Is that a cruel deception, or a profoundly truthful vision?

Earlier in the play, Mercutio gives a variety of reasons why we should ignore dreams: dreamers lie, the fairies manipulate people’s minds, and anyway it’s all nonsense from the sleep-addled brain.  But by the end of the play the references to dreams shift towards an emphasis on their accuracy in reflecting reality.  After killing Paris in the Capulet tomb, Romeo briefly wonders about something his servant, Balthasar, said to him on the way to the tomb:

Romeo: I think he told me Paris should have married Juliet: Said he not so? Or did I dream it so?

(V.iii.78-79)

Balthasar probably did say so, but for Romeo it could equally have been a dream; all are one in his mind now.

A few moments later, Friar Laurence encounters Balthasar outside the tomb.  Romeo had told Balthasar to wait for him, and under no circumstances to follow him into the tomb.  Now Balthasar anxiously tells the friar he fears something terrible has happened:

Balthasar: As I did sleep under this yew-tree here, I dreamt my master and another fought, and that my master slew him.

(V.iii.141-143)

The staging of the scene leaves Balthasar’s exact position unclear (“I’ll hide me hereabout”), so we don’t know if he saw or heard Romeo and Paris while they were fighting; either way, Balthasar’s dream accurately reflects what did in fact happen in the tomb.

In both instances during this final climactic scene of the play, the distinction has dissolved between dreaming and waking reality.  Dreams have become transparent to the actuality of what’s happening in this world.  That is the final, spiritually illuminating context for Romeo’s joyful dream and its flattering truth about the eternal love he shares with Juliet.

 

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Dreams and Shakespeare: Romeo and Juliet by Kelly Bulkeley

Yew tree photo is from Roi.dagobert

 

Dreams and Shakespeare: Othello

Dreams and Shakespeare: Othello by Kelly BulkeleyShakespeare’s most cunning villain turns sleep and dreaming against his enemies.

At the center of Shakespeare’s dark tragedy is the cruel dynamic between Othello, a magnificent warrior and heroic leader, and Iago, his resentful subordinate. (In the current production at the Oregon Shakespeare Festival, Chris Butler performs in the title role, and Iago is played by Danforth Comins). Despite being a dark-skinned Moor, Othello has earned the trust of the white Christians of Venice because of his military valor and success in defending their city.  But Iago secretly hates Othello, and he launches a devilish plan to ruin, humiliate, and destroy him, all while pretending to be Othello’s most faithful servant.  A subtle weapon in Iago’s arsenal is his malicious manipulation of people’s perceptions of sleep, beds, and dreaming.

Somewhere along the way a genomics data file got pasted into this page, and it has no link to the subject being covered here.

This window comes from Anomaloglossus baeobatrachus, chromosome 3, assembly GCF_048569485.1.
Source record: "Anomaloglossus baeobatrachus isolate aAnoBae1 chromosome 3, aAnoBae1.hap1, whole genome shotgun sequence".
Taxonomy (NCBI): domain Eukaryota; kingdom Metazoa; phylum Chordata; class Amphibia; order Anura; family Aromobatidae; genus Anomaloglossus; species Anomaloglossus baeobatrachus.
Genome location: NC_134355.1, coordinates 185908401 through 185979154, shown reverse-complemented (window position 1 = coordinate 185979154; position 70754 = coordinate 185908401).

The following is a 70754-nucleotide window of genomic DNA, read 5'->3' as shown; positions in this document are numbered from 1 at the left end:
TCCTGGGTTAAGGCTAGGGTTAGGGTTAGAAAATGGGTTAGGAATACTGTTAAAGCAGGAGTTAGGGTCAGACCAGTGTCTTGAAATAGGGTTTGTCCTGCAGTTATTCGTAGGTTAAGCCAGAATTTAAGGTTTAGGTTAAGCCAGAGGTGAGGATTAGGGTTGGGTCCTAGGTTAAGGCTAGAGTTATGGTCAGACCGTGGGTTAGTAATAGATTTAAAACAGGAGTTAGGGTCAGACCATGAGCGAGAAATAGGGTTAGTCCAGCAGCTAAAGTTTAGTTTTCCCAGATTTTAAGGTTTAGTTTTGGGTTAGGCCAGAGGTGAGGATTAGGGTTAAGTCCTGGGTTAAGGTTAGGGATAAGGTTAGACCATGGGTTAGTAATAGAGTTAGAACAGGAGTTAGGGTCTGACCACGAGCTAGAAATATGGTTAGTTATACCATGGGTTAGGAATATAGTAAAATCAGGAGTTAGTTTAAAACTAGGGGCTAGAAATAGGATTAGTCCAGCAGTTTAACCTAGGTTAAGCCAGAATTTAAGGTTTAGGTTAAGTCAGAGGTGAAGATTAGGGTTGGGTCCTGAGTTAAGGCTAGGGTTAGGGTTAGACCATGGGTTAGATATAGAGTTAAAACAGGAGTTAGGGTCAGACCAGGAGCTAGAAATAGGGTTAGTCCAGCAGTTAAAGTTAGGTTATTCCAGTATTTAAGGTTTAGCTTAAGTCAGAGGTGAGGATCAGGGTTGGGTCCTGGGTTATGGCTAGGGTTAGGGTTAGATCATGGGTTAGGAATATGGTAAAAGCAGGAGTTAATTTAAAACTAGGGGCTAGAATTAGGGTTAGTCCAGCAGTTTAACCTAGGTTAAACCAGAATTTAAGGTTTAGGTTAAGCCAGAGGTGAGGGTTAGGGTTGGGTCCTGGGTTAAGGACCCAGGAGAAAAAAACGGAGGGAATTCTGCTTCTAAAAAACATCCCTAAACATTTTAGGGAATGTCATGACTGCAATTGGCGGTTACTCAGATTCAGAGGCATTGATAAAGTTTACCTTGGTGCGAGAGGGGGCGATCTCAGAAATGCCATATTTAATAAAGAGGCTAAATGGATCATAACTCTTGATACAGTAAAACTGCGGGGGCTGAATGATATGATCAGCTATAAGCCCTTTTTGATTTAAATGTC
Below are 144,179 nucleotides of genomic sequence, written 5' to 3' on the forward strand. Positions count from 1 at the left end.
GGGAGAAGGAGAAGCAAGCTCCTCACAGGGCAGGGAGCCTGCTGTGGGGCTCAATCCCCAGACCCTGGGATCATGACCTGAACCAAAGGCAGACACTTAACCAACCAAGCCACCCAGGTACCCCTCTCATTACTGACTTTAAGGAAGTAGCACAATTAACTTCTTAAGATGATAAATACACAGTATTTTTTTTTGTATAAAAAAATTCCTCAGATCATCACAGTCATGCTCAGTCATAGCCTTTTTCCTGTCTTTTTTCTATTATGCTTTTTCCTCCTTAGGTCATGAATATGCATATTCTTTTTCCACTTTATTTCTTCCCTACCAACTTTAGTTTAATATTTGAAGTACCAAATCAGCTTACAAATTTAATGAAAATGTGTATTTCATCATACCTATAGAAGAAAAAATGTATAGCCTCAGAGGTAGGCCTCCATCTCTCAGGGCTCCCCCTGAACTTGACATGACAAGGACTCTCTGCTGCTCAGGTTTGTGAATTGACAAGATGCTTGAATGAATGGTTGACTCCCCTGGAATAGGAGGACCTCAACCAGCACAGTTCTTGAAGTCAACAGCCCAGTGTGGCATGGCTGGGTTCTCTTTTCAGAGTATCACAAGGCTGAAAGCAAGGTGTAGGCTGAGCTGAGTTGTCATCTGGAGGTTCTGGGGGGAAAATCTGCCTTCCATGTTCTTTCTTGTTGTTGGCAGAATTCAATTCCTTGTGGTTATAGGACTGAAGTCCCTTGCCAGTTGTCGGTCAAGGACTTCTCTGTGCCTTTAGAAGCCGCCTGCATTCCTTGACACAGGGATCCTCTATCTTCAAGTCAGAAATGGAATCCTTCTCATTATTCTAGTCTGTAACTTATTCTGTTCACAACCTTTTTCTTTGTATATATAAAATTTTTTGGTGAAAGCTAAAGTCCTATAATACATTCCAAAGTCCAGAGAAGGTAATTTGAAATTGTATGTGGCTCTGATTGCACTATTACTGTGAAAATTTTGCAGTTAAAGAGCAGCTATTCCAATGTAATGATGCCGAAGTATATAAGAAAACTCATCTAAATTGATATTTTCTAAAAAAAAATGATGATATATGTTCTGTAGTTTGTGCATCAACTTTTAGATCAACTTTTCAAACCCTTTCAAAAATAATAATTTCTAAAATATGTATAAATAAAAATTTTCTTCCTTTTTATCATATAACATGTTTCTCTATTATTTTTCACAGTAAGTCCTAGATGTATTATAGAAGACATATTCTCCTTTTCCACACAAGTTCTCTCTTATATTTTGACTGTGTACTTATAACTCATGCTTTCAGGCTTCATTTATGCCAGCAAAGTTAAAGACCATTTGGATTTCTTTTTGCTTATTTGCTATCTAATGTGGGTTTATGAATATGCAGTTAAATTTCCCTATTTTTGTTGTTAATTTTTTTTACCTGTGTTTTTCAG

The play opens with an overwrought gentleman, Roderigo, furiously accusing Iago of betrayal.  Roderigo is in love with Desdemona (played in the OSF production by Alejandra Escalante), a Senator’s daughter, and he has been paying Iago for help in wooing her. Now comes the shocking news that Desdemona has already married Othello, and Roderigo demands to know how Iago could have let this happen.  These are Iago’s first words of the play:

“’Sblood, but you’ll not hear me. If ever I did dream of such a matter, abhor me.” (I.i.4-5)

Iago tells Roderigo his suspicions are no more credible than the fleeting whimsies of a dream.  He relies on a kind of proverbial phrasing that equates dreams with something as far as possible from the conscious mind.  He’s telling Roderigo: Not only did I not know about this, but it was not even in the furthest reaches of my awareness.

In fact, Iago did know about it, and he may well have dreamed about it, too (more on that below).  He already knows about Desdemona, and he already has a plan for using her against the Moor.  While he and Roderigo have been talking about their mutual hatred of Othello, Iago has been steering them through the dark nighttime streets of Venice, straight to the home of Desdemona and her family. Their yelling brings Brabantio, Desdemona’s father, to the window. Prodded by Iago, Roderigo informs the Senator that his daughter has secretly married Othello (Iago puts it in more inflammatory terms: “your daughter and the Moor are now making the beast with two backs” (I.i.115-116)).  Brabantio urgently calls for all the servants of his house to awaken, light candles, and search for his daughter.  For a moment he pauses to reflect: